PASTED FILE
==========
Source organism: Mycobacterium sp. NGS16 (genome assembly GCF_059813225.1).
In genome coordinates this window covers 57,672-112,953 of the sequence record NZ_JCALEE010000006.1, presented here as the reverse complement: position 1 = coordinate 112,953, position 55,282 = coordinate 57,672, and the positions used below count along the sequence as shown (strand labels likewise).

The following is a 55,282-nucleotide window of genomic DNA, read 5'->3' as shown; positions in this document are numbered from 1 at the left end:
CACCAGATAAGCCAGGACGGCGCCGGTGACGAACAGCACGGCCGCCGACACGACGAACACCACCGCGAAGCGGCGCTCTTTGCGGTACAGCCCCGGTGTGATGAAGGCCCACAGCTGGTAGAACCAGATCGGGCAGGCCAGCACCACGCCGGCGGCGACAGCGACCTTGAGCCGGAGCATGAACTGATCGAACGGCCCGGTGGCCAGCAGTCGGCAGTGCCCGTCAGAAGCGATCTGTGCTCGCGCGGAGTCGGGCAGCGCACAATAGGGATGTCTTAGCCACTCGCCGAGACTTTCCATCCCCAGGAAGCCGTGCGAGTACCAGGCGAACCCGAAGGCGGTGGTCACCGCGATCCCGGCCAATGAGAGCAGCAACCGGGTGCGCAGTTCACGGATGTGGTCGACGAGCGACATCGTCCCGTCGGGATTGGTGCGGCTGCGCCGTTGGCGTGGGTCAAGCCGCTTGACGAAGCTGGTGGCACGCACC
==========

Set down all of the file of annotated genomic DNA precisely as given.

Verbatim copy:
Source organism: Mycobacterium sp. NGS16 (genome assembly GCF_059813225.1).
In genome coordinates this window covers 57,672-112,953 of the sequence record NZ_JCALEE010000006.1, presented here as the reverse complement: position 1 = coordinate 112,953, position 55,282 = coordinate 57,672, and the positions used below count along the sequence as shown (strand labels likewise).

The following is a 55,282-nucleotide window of genomic DNA, read 5'->3' as shown; positions in this document are numbered from 1 at the left end:
CACCAGATAAGCCAGGACGGCGCCGGTGACGAACAGCACGGCCGCCGACACGACGAACACCACCGCGAAGCGGCGCTCTTTGCGGTACAGCCCCGGTGTGATGAAGGCCCACAGCTGGTAGAACCAGATCGGGCAGGCCAGCACCACGCCGGCGGCGACAGCGACCTTGAGCCGGAGCATGAACTGATCGAACGGCCCGGTGGCCAGCAGTCGGCAGTGCCCGTCAGAAGCGATCTGTGCTCGCGCGGAGTCGGGCAGCGCACAATAGGGATGTCTTAGCCACTCGCCGAGACTTTCCATCCCCAGGAAGCCGTGCGAGTACCAGGCGAACCCGAAGGCGGTGGTCACCGCGATCCCGGCCAATGAGAGCAGCAACCGGGTGCGCAGTTCACGGATGTGGTCGACGAGCGACATCGTCCCGTCGGGATTGGTGCGGCTGCGCCGTTGGCGTGGGTCAAGCCGCTTGACGAAGCTGGTGGCACGCACC